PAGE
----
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Illustration for article titled iThe Walking Dead/i: “Crossed”
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There are several ways that The Walking Dead has improved itself over the past two seasons. (While season 4 was deeply flawed, much of what’s worked about season 5 started then, I think; the writers just needed to dig themselves out of the trap left by the previous three years.) The biggest and most obvious change is that the show has strengthened its character base, finding ways to make the main ensemble interesting and engaging to watch. There’s also a clearer understanding of how to use structure to tell more effective stories, as the mix of multiple focus and single focus episodes we’ve seen this fall has shown. But there’s something else, too; something which, while subtler than the other improvements, is arguably more important.

In short, The Walking Dead has gotten better at balancing hope against despair. At its worst, this was a show about irritating people who shouted at each other until some of them died. It was watchable (for those of us who liked watching) because those deaths were gory and horrific, and because there’s a brutal simplicity to a story in which every decision was almost always the worst. A show about tedious assholes struggling to delay the inevitable was never going to really be great, but it at least had the novelty of letting us enjoy the horror without ever getting emotionally attached to any of it. It was like watching a crummy horror movie sequel; the fundamental nihilism of the narrative made it easier to ooh and aah at all the gory stuff.


Now, though, there are moments of transcendence and hope which don’t feel like Lucy promising Charlie Brown that this time, she really will let him kick the football. “Crossed” has its share of such moments, particularly near the end: Tara’s awkward, utterly endearing sense of humor has managed to work its magic on Glenn and Rosita (also, she found a yo-yo!); Beth has managed to get Carol the drugs she needs, even if the odds are stacked against her survival; Eugene is awake again, although god only knows if his brain is working; and Abraham, after spending what seems like an eternity on his knees, finally accepts the water Maggie offers him. The shot of his bloody hand picking up the bottle was moving to an extent I was not expecting; it didn’t surprise me, as I didn’t think the show was ready to write Abraham off just yet, but it was powerful, and hopeful, stuff.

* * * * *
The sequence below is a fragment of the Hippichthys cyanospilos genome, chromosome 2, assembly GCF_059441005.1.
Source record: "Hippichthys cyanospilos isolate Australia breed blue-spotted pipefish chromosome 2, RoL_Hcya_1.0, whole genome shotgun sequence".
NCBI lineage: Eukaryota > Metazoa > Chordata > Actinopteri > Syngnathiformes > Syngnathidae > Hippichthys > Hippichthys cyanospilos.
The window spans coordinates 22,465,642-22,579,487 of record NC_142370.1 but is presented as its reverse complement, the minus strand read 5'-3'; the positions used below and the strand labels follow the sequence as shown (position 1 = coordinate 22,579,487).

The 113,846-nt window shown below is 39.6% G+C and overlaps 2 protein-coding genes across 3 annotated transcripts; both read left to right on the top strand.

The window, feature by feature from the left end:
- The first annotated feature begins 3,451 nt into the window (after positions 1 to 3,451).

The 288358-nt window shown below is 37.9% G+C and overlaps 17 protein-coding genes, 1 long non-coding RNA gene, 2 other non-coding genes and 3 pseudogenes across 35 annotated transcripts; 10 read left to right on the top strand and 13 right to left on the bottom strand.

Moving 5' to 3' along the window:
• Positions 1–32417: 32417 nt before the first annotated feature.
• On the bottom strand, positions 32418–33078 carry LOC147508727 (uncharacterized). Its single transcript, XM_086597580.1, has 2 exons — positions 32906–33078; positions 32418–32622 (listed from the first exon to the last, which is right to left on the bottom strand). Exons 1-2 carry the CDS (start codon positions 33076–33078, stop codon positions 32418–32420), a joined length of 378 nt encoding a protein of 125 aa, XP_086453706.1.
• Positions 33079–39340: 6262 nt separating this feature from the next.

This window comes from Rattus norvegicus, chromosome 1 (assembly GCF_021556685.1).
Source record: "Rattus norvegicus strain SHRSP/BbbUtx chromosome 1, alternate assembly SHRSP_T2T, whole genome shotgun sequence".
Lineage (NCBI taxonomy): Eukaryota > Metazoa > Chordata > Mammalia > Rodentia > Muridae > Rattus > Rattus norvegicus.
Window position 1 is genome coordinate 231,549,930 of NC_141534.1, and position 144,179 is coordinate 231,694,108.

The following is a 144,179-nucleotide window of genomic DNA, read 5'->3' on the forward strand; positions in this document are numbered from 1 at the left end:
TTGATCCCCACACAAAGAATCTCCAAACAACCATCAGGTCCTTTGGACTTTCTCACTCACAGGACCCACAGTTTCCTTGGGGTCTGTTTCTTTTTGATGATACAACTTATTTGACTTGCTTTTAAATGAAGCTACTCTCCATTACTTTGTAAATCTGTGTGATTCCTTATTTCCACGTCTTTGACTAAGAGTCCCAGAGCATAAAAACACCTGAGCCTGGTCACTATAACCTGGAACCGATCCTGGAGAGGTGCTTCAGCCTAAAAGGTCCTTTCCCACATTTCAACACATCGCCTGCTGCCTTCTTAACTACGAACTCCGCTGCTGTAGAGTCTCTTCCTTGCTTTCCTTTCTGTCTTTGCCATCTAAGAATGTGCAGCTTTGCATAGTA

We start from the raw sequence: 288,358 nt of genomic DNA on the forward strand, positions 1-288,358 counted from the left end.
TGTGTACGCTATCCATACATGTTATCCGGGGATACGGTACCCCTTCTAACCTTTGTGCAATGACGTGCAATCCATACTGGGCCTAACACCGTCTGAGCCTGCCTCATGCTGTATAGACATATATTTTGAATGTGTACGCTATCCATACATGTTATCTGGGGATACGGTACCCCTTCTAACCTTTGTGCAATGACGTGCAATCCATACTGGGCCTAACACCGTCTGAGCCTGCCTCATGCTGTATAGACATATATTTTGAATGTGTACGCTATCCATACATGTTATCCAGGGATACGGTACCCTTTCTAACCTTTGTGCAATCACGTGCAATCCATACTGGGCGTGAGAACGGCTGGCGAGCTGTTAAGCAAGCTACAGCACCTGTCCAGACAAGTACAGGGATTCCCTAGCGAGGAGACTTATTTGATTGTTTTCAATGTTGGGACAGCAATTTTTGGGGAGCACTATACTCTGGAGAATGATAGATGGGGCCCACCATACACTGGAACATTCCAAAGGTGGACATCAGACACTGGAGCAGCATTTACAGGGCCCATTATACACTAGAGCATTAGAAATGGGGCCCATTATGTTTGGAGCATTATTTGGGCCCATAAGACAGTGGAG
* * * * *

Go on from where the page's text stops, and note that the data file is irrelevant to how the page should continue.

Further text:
Then Sasha makes the mistake of trusting the most likable of the captives from the hospital crew, and he bashes her head into a window and escapes. In previous seasons, this twist would’ve felt like someone shaking their heads, reminding us that all is lost and never trust anyone, and being decent can get you killed. It’s possible that we’re supposed to take that message from this scene even now, but to me, it read as something more complex, something that made the optimism of the earlier scenes all the more valuable.


When The Walking Dead tries to insist that kindness is an inevitably fatal flaw, it fumbles. If we’re just watching people struggling against their humanity, failing, and then getting punished for it over and over again, it’s hard to give a damn about anything in the show’s world. But if this is a world where friendship and trust and affection can still exist; where it’s possible to be happy and build a life, albeit at great cost and sacrifice; well, then you have a story that’s worth telling. You can’t have everything always work out for our heroes, but you also can’t have every attempt at making a connection end with someone getting a face full of window. The balance matters, and the fact that the writers seem to understand this now makes both the happiness and the betrayal all the more affecting.